Motion sensing interface for the visualization of multidimensional data using inertial measurement.
Date of Issue2011
School of Computer Engineering
Centre for High Performance Embedded Systems
3-dimensional (3D) motion-based interfaces are the next step in the evolution of human input devices for the computer, with applications like interactive 3D visualization and motion/trajectory control for robots providing the motivation for their development. Such interfaces are also being developed by the industry for their potential as game controllers. Even portable devices like cell phones are now fitted with the sensors for motion-based human interaction. This document describes the design, implementation and evaluation of a portable inertial measurement based motion tracking and visualization device (Inertial Input Measurement and Visualization Unit or IMVU) that acts as a tangible interface translating physical six degrees-of-freedom (DOF) to corresponding motion in a 3D virtual environment. This work investigated two main sensor configurations, namely a gyro-free approach that used four 3-axis accelerometers and a conventional inertial measurement approach that used a gyro-accelerometer configuration. Issues such as placement of inertial sensors, the conditioning and interpretation of their outputs were discussed. Based on the characteristics of the inertial sensing systems, appropriate interaction designs for interactive exploratory visualization were proposed. User study and evaluation were conducted for both designs and the results reveal that the gyro-accelerometer configuration provided superior performance in terms of controllability and ease of use. The study also shows that training on the novel tangible interface produced noticeable improvement in the user’s performance in tasks such as controlling the 3D orientation and position of virtual objects in 3D space.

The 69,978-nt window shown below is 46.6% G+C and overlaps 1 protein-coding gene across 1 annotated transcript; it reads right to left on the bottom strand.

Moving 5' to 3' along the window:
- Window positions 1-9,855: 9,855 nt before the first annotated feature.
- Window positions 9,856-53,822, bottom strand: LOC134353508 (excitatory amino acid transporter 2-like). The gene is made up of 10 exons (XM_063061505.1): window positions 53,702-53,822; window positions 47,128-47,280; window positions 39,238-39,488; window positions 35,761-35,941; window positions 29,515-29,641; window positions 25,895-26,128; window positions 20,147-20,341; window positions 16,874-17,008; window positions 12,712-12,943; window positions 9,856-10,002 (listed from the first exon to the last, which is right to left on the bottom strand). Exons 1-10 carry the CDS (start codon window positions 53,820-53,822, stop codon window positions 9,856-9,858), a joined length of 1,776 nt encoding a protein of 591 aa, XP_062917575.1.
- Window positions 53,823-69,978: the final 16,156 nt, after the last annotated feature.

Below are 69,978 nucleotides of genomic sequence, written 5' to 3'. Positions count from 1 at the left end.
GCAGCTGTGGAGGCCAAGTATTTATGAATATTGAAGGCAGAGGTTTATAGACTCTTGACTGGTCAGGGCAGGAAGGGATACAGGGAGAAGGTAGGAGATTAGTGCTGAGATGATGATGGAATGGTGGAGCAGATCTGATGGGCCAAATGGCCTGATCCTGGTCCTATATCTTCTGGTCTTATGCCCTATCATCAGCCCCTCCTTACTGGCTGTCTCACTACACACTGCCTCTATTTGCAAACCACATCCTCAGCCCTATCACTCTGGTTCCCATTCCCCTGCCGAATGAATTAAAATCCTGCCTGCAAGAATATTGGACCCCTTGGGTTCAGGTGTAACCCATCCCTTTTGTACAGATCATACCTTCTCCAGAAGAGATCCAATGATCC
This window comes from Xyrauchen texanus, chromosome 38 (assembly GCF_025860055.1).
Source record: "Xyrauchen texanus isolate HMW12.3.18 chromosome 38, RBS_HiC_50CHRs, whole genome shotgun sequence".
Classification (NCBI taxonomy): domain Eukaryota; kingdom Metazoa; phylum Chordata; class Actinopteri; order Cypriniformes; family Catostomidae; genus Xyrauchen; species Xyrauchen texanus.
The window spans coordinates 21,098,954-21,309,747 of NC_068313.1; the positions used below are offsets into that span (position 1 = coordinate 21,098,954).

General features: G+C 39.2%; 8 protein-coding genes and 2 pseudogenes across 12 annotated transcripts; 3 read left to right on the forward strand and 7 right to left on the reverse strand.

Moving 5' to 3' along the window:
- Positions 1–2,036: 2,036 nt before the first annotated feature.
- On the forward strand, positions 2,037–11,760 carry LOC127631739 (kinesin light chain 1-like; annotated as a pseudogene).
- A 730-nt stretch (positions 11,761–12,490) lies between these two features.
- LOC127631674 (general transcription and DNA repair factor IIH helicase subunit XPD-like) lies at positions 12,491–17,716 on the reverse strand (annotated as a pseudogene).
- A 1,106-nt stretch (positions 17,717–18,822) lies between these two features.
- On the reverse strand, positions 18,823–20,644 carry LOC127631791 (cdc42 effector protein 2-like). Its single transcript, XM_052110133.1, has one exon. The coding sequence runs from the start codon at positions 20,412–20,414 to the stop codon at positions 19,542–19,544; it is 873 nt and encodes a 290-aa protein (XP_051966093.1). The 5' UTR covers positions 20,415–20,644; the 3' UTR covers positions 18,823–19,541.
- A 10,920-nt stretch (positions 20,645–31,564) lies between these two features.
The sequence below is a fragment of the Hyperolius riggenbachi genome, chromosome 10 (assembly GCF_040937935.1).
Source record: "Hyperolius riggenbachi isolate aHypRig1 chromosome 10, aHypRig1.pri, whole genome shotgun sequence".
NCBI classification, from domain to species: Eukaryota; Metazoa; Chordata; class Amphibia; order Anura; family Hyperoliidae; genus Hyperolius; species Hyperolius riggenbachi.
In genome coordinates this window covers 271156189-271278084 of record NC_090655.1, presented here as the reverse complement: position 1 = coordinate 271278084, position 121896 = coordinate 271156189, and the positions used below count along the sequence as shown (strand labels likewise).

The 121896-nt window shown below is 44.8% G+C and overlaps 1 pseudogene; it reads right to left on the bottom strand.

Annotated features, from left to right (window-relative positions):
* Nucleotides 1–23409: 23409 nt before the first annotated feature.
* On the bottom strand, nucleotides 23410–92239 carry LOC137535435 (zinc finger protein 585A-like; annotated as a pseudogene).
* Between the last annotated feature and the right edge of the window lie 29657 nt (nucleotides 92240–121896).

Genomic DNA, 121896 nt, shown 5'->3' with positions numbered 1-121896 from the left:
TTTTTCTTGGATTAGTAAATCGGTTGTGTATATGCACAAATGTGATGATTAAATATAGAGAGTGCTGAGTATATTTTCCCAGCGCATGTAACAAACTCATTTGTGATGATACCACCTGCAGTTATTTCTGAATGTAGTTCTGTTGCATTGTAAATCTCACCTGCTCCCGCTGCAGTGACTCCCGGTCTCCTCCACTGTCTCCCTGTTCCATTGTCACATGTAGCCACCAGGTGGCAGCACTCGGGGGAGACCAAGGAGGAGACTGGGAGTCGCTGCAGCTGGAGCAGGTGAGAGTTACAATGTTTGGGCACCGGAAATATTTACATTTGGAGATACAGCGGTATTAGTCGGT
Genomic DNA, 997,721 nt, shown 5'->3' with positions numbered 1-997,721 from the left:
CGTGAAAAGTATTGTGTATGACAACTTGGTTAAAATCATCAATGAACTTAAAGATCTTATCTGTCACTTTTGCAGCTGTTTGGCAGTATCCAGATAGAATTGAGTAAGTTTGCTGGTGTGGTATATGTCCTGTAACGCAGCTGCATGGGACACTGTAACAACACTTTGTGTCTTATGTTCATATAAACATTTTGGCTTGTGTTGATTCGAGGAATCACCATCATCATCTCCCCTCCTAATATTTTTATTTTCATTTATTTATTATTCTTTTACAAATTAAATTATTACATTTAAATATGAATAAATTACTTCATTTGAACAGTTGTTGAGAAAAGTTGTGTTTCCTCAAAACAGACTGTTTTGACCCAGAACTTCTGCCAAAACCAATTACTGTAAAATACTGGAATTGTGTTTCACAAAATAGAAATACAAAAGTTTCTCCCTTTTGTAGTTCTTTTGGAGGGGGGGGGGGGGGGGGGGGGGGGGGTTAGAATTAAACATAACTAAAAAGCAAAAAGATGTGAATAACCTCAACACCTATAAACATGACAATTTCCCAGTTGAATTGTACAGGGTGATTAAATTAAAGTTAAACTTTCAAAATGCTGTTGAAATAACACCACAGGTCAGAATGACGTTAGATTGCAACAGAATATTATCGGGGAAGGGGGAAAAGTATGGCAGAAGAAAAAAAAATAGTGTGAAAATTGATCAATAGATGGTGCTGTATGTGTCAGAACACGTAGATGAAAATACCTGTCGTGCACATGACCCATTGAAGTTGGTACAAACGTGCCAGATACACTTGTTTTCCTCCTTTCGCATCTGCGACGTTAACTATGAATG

DRNTU::Engineering::Computer science and engineering::Information systems